CHARLESTON, W.Va. -- It's "whopper time." The warm months between late spring and early fall are when lots of people go fishing, and it's when they catch lots of big fish.
Last year, West Virginians earned 684 Trophy Fish Citations from the state Division of Natural Resources. DNR officials award the certificates to anglers whose fish meet the agency's size requirements.
They also keep records on which waters yield the most trophies. The list for 2012 included 89 creeks, rivers, lakes and ponds. Twenty-five different species of fish were represented.
Problem was, the list didn't clearly indicate which bodies of water produced the most of any given species. Well, I'm a nerd. I wanted to know.
So I took the supplied information, entered it into a computer spreadsheet and printed out the results.
Very quickly, it became apparent that a handful of species garnered the lion's share of the trophies.
To be precise, seven species - largemouth bass, smallmouth bass, channel catfish, flathead catfish, muskellunge, brook trout and rainbow trout - accounted for 441 of the 684 citation-sized fish.
But before you dig into the statistics, remember a couple of things:
One, the brook- and rainbow-trout numbers are more a reflection of where the DNR stocks trophy-sized "brood fish" than an indication of a true trophy fishery.
Also, bear in mind that some waters' numbers might be artificially inflated because a local angler fishes a lot, catches a lot of fish, and has a goal to wallpaper his or her house with citations.
With no further ado, then, here are the top waters for each species:
Largemouth bass - This might surprise some people. The New River topped the list with 17 citation-sized fish. Most people think of the New as a smallmouth stream. Apparently it harbors more than a few bragging-sized bigmouths too.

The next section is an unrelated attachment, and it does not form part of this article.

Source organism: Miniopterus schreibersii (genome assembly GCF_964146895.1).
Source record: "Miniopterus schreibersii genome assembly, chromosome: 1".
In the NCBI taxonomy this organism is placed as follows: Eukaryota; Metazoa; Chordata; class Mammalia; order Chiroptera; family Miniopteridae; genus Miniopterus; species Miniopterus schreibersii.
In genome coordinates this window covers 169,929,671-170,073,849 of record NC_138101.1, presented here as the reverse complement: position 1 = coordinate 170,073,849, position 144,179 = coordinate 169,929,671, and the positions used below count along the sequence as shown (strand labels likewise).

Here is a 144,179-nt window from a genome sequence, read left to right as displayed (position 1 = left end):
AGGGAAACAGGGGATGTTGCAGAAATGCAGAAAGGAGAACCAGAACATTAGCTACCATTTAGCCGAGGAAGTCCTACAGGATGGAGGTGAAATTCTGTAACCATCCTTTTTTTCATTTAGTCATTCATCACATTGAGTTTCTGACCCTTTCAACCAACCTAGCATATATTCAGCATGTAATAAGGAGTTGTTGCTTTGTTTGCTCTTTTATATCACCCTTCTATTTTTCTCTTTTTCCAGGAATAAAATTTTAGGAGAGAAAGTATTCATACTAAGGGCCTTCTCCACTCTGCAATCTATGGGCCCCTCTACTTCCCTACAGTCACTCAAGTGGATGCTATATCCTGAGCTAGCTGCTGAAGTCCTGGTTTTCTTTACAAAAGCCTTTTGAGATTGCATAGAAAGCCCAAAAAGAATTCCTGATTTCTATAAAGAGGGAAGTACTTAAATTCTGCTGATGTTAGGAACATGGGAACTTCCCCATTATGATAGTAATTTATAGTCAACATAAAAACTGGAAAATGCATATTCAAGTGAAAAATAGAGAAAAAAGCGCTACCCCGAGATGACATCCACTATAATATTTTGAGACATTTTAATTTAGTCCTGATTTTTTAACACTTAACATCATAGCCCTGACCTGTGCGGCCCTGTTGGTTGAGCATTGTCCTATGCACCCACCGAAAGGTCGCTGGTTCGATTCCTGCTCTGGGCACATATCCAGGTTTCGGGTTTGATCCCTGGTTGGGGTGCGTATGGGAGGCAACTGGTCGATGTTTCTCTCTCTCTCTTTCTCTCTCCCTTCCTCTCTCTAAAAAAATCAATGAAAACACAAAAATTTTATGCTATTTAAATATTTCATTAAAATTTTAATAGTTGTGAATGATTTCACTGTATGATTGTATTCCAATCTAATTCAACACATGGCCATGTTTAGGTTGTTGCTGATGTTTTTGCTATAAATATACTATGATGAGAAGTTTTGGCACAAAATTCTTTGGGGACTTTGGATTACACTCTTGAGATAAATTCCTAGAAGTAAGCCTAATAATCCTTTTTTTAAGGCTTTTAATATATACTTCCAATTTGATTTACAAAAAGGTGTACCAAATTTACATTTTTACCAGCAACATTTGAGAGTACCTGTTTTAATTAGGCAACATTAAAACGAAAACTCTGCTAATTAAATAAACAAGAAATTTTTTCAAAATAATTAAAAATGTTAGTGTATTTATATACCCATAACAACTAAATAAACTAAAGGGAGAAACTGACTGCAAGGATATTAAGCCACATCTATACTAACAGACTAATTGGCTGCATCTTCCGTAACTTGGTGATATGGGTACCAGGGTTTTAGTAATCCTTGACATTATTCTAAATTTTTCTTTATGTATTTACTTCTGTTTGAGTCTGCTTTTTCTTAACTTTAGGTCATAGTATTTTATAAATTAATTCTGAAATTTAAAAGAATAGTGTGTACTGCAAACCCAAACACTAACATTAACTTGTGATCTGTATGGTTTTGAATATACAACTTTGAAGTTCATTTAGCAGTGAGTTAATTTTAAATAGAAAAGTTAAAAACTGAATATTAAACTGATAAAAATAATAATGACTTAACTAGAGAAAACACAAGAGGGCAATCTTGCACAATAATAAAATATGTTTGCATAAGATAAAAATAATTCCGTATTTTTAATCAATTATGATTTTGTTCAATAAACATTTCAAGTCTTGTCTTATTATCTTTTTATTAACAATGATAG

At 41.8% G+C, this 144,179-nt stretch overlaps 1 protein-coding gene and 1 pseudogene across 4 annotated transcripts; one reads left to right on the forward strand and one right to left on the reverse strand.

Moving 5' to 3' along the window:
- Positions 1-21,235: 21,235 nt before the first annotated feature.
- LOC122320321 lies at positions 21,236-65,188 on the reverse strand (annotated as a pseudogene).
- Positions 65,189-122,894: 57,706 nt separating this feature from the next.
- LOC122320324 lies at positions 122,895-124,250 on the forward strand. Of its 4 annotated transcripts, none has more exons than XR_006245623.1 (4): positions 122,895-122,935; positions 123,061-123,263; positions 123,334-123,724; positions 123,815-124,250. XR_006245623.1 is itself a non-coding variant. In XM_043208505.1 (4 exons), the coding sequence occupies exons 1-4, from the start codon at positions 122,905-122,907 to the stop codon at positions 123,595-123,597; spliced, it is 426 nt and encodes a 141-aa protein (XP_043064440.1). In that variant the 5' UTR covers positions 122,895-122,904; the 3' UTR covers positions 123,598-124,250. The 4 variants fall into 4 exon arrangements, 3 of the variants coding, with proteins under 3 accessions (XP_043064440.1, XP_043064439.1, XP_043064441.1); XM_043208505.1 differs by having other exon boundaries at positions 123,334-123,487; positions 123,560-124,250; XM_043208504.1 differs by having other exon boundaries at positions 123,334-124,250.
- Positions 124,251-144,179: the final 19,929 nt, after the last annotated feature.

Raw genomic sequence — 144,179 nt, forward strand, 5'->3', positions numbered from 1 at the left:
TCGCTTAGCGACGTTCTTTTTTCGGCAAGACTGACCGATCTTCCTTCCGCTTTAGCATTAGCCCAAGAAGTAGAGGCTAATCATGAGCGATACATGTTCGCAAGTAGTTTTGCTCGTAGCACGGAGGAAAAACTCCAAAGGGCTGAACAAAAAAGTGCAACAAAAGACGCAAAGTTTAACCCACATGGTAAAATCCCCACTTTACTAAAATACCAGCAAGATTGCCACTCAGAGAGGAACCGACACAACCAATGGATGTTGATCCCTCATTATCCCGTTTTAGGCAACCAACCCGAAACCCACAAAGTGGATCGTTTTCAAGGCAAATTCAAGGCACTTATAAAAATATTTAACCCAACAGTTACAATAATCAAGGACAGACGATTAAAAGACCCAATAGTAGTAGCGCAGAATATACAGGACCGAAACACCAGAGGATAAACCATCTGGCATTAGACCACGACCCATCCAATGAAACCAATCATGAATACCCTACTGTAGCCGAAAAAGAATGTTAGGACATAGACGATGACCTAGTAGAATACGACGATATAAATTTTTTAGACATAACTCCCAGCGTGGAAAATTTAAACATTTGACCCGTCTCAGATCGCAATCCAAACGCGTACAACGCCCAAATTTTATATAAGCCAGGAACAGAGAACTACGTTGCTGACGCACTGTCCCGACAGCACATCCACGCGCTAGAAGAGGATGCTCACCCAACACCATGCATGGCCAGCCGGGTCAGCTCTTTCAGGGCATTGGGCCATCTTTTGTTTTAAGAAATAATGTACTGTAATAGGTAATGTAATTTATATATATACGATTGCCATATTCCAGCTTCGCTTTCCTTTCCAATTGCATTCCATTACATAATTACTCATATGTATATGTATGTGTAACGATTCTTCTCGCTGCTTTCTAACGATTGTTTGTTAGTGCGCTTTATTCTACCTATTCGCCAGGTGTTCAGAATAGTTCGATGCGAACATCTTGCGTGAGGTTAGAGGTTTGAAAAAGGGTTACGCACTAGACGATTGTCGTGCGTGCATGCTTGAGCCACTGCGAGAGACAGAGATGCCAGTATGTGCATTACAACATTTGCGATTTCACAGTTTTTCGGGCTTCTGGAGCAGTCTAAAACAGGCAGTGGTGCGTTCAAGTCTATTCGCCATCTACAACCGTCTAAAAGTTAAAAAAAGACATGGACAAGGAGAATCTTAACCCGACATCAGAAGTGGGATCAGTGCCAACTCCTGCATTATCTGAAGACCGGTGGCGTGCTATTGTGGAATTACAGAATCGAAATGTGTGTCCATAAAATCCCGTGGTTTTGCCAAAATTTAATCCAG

Smallmouth bass - The New River, hands down. Anglers pulled 41 trophy bronzebacks from the New in 2012. No other water was even close; next closest were the Greenbrier River with six and the Shenandoah River with five.
Rainbow trout - Again, these primarily reflect where the DNR stocked large numbers of hatchery brood trout. The South Branch of the Potomac led with 28. Kanawha County's Ridenour Lake produced 20, and the North Fork of the South Branch had 13.
Brook trout - Another hatchery-decided blow away. The South Branch had 18 and the North Fork of the South Branch had eight. After that, the list consisted mostly of onesies and twosies.
Muskellunge - If you figured the Elk River would top the list, you figured wrong. The New River yielded the most trophy muskies with 19. The Elk and Stonewall Jackson Lake shared the runner-up spot with 11 apiece.
Channel catfish - The Ohio River stood head-and-shoulders above other popular channel-cat fisheries with 25 citation-sized fish. Somewhat surprisingly, the Coal River tied the New River for the runner-up spot with 10, closely followed by the South Branch at nine.
Flathead catfish - Once again, the Ohio headed up the category. Anglers hauled 23 trophy flatheads from the Ohio. The Kanawha River was no slouch, either; anglers there landed 17 citation-sized fish. The Coal River's 12 and the New River's nine were the other notable numbers on the list.
So what do the statistics mean? Well, if you like to catch big bass, catfish or muskies, plan to spend some time on the New River. If you like to catch big trout, follow a stocking truck.